What Happens When You Read Your Mother’s X-Rated Novel


A few years ago, a writer friend asked me if there was a specific book that I considered to be my literary Waterloo. Was there a book I had hoped to conquer but hadn’t been able to? While I have long planned to read Stendhal’s The Red and The Black and Dickens’ Bleak House, the book that immediately came to mind was short, breezy, and X-rated.

A Hot Property is a mere 171 pages and was written by mother, Judy Feiffer. The book was published in 1973, when I was a shy nine-year-old figuring out how to handle my combative parents who had recently split up. A Hot Property was called “funny” and “raunchy” by New York Times book reviewer Anatole Broyard, who also noted that my mother had found new and inventive ways to write about sex: “Mrs. Feiffer manages, even at this late date, to introduce a few new wrinkles into the subject. To genital, oral and anal variations, she has added nasal.”

My mother was writing about the mores of her time. She wasn’t endorsing, she was reflecting. Perhaps she was even skewering.

I didn’t read this or any other review, nor did I ever crack open the book, when I was a child. I had assumed my mother had written a novel about real estate—after all the title was A Hot Property—until my high school boyfriend plucked it off the shelf one day and started reading select passages aloud. Passages like, “Ubango’s nose was grinding deeper. It pushed upward like a mole burrowing toward the sun. A moist, mucus fluid drained down her leg.”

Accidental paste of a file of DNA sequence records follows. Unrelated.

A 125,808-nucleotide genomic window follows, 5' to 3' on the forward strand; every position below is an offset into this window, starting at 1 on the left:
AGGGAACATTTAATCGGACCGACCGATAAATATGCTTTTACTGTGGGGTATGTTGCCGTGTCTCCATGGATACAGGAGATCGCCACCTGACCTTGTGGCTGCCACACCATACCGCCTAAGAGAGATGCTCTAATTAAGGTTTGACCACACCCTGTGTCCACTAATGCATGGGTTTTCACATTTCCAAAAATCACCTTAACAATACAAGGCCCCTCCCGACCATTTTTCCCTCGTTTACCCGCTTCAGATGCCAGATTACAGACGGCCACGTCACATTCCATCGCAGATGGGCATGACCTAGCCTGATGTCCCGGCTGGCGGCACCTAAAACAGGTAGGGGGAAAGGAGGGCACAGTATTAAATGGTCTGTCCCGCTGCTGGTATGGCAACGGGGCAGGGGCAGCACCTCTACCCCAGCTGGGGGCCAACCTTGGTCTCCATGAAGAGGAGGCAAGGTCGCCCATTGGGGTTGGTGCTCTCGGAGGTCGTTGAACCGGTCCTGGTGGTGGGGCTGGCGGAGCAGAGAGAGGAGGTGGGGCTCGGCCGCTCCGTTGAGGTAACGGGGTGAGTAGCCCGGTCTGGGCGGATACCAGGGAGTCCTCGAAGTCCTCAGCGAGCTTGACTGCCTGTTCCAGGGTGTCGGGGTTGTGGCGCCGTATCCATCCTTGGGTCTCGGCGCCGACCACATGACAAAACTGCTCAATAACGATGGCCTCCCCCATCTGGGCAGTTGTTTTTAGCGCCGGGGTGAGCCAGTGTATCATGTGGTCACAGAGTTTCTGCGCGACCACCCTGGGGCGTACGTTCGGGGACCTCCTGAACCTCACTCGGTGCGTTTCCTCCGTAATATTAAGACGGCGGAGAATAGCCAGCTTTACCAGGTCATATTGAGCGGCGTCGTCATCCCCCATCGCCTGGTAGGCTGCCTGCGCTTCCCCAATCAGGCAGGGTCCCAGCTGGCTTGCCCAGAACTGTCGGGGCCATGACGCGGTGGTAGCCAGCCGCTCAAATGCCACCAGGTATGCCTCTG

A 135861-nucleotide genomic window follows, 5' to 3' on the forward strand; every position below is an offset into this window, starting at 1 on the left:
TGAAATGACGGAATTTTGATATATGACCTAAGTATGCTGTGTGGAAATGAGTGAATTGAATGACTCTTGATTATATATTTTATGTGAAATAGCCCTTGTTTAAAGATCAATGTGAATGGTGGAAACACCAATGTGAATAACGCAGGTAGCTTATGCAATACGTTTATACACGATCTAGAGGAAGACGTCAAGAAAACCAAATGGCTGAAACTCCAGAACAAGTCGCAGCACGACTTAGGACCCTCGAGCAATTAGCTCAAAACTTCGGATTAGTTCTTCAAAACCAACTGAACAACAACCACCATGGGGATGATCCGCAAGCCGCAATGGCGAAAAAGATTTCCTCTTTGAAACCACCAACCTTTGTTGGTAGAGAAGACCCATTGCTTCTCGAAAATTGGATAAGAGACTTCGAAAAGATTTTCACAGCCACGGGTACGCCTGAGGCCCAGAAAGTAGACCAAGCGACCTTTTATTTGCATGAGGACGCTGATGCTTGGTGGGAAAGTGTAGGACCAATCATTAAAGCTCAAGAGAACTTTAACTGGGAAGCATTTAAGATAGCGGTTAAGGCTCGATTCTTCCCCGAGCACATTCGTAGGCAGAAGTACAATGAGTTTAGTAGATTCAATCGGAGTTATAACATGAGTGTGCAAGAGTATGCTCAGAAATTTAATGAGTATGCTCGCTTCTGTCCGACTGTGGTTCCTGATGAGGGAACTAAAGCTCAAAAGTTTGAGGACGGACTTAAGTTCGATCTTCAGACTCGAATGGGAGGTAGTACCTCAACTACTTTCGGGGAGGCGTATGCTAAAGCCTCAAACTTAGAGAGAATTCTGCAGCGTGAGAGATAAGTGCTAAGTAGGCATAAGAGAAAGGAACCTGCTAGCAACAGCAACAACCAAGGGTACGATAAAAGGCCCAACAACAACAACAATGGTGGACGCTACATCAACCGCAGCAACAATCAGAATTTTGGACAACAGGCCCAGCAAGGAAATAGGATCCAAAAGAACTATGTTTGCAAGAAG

After my father left, my mother was anxious about money. While my father was providing child support, she clearly found the settlement they had agreed on to be insufficient. It was the early 1970’s and Jacqueline Susann had seduced millions of readers with her New York Times bestselling books Valley of the Dolls and The Love Machine. My mother must have thought she could be the next Jacqueline Susann. After all they were both smart, Jewish born beauties who had a way with words.

And my mother was an avid reader with a seductive admiration for writers. In her twenties, while working as a photographer, she took author photos of Aldous Huxley, Alberto Moravia, and Meyer Levin. A portrait she took of Norman Mailer wearing a skipper’s hat was used for the cover of his controversial collection of essays, stories, and verse Advertisements for Myself. In her early thirties she married my father, Jules Feiffer, who was fast making a name for himself as a cartoonist and satirist. They had literary friends and well-known writers sometimes came for dinner. I’ve been told that it was at one of their dinner parties that Bernard Malamud cornered my mother in the kitchen and informed her that my father was having an affair with a beautiful young painter. My parents split up shortly after that.

I realize she was bravely chronicling, if not commenting, on how a certain set of self-involved literary lions behaved.